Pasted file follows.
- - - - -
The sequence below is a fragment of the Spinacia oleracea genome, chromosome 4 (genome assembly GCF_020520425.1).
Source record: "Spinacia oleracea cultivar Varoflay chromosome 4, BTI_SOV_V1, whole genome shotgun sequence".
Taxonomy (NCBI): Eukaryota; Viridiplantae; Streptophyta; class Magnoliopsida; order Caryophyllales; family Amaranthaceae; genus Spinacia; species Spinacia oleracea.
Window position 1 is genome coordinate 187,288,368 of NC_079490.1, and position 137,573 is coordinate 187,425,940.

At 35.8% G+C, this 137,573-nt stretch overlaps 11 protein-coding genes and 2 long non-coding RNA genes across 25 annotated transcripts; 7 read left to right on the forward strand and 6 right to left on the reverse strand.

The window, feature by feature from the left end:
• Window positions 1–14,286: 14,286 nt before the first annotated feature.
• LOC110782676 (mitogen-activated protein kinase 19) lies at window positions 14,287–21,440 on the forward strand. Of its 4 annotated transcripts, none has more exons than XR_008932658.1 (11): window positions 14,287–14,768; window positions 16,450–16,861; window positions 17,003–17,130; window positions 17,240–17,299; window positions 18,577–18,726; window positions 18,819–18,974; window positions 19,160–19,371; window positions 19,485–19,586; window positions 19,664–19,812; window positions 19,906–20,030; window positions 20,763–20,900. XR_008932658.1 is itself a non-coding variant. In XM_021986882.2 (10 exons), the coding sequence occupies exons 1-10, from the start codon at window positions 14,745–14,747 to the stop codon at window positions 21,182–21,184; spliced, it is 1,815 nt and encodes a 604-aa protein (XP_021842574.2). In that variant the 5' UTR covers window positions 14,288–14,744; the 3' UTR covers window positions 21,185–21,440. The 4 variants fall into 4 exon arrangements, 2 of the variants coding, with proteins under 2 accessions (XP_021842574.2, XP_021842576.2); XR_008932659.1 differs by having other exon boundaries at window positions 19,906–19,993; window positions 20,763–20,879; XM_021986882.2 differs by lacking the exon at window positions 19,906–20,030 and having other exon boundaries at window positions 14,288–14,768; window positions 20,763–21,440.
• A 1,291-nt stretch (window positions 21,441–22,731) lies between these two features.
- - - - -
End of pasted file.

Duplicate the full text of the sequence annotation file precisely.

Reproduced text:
The sequence below is a fragment of the Spinacia oleracea genome, chromosome 4 (genome assembly GCF_020520425.1).
Source record: "Spinacia oleracea cultivar Varoflay chromosome 4, BTI_SOV_V1, whole genome shotgun sequence".
Taxonomy (NCBI): Eukaryota; Viridiplantae; Streptophyta; class Magnoliopsida; order Caryophyllales; family Amaranthaceae; genus Spinacia; species Spinacia oleracea.
Window position 1 is genome coordinate 187,288,368 of NC_079490.1, and position 137,573 is coordinate 187,425,940.

At 35.8% G+C, this 137,573-nt stretch overlaps 11 protein-coding genes and 2 long non-coding RNA genes across 25 annotated transcripts; 7 read left to right on the forward strand and 6 right to left on the reverse strand.

The window, feature by feature from the left end:
• Window positions 1–14,286: 14,286 nt before the first annotated feature.
• LOC110782676 (mitogen-activated protein kinase 19) lies at window positions 14,287–21,440 on the forward strand. Of its 4 annotated transcripts, none has more exons than XR_008932658.1 (11): window positions 14,287–14,768; window positions 16,450–16,861; window positions 17,003–17,130; window positions 17,240–17,299; window positions 18,577–18,726; window positions 18,819–18,974; window positions 19,160–19,371; window positions 19,485–19,586; window positions 19,664–19,812; window positions 19,906–20,030; window positions 20,763–20,900. XR_008932658.1 is itself a non-coding variant. In XM_021986882.2 (10 exons), the coding sequence occupies exons 1-10, from the start codon at window positions 14,745–14,747 to the stop codon at window positions 21,182–21,184; spliced, it is 1,815 nt and encodes a 604-aa protein (XP_021842574.2). In that variant the 5' UTR covers window positions 14,288–14,744; the 3' UTR covers window positions 21,185–21,440. The 4 variants fall into 4 exon arrangements, 2 of the variants coding, with proteins under 2 accessions (XP_021842574.2, XP_021842576.2); XR_008932659.1 differs by having other exon boundaries at window positions 19,906–19,993; window positions 20,763–20,879; XM_021986882.2 differs by lacking the exon at window positions 19,906–20,030 and having other exon boundaries at window positions 14,288–14,768; window positions 20,763–21,440.
• A 1,291-nt stretch (window positions 21,441–22,731) lies between these two features.